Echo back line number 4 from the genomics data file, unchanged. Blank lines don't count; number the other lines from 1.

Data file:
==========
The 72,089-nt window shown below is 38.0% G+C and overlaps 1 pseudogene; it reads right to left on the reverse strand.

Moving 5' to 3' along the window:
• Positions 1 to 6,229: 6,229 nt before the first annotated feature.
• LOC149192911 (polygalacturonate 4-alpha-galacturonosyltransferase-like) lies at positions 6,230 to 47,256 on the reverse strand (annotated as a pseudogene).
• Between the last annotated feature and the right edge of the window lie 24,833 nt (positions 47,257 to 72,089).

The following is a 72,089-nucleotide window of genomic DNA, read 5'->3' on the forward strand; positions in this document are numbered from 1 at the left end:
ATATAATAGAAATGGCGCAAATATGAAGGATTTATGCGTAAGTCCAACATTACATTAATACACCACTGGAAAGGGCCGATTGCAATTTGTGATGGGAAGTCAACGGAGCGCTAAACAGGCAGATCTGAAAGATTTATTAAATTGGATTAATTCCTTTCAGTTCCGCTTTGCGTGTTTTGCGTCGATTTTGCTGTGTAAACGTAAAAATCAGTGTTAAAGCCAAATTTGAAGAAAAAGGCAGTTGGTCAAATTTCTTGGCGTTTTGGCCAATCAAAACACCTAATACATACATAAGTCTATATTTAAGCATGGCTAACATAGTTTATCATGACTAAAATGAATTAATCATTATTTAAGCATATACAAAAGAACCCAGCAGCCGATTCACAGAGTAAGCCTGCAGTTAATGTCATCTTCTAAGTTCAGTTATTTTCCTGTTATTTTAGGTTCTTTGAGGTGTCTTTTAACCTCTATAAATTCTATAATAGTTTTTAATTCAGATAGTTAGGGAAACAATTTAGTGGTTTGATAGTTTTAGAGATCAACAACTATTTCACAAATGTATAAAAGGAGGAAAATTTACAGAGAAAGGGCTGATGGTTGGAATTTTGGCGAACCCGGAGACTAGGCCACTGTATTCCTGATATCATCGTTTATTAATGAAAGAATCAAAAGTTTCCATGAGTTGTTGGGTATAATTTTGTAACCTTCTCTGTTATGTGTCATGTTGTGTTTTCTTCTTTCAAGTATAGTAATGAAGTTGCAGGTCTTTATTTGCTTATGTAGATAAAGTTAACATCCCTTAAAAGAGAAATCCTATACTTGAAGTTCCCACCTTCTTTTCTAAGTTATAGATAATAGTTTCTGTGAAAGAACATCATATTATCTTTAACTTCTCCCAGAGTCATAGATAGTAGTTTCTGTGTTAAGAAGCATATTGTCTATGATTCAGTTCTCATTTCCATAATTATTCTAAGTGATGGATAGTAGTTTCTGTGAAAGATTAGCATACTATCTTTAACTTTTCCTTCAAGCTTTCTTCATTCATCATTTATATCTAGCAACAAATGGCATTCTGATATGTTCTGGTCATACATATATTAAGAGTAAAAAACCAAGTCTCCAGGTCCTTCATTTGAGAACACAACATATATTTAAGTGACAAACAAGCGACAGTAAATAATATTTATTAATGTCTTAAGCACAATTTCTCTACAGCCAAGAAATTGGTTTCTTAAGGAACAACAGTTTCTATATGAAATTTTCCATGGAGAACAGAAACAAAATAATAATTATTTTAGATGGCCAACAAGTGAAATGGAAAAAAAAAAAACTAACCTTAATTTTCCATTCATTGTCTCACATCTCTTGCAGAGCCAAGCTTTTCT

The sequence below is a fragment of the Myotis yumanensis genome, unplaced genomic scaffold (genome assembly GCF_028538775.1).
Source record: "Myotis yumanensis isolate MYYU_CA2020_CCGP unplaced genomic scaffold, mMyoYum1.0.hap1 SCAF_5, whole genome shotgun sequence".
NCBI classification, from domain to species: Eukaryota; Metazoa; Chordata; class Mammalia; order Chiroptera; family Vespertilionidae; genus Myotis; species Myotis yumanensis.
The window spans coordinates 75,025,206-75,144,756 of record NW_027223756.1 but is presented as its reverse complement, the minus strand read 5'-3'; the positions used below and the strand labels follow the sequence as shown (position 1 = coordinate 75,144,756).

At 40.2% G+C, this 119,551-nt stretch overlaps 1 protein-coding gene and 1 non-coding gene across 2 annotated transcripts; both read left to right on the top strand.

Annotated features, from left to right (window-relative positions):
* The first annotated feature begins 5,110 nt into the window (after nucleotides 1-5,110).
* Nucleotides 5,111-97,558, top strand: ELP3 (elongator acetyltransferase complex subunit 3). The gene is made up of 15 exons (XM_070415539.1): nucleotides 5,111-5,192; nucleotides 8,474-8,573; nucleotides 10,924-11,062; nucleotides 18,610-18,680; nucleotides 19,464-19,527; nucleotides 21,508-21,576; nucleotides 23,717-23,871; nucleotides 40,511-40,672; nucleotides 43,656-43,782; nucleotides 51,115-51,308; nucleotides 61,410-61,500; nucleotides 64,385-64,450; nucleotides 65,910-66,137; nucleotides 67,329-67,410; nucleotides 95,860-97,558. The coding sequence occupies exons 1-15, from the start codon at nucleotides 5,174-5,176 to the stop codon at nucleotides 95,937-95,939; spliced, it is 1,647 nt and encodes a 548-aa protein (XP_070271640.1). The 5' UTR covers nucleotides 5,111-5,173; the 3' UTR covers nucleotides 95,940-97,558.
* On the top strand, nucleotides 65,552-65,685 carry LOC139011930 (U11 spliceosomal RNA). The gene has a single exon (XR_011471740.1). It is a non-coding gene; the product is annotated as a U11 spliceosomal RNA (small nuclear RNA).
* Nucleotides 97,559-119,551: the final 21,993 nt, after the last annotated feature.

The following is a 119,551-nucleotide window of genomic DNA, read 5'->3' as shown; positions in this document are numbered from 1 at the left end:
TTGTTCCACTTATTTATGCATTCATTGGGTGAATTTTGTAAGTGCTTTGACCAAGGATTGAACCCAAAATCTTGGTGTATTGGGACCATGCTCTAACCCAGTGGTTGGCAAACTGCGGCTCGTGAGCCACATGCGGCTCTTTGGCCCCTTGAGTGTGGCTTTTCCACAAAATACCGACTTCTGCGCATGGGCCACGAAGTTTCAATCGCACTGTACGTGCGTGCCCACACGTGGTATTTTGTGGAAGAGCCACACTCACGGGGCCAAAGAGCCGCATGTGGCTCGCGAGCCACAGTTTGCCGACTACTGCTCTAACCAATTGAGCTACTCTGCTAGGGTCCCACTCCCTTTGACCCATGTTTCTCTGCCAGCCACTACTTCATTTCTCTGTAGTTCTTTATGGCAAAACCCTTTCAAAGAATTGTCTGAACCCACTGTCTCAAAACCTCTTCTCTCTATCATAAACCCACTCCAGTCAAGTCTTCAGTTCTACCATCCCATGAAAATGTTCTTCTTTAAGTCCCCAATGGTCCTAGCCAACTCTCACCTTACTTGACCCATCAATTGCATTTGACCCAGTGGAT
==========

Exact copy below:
• LOC149192911 (polygalacturonate 4-alpha-galacturonosyltransferase-like) lies at positions 6,230 to 47,256 on the reverse strand (annotated as a pseudogene).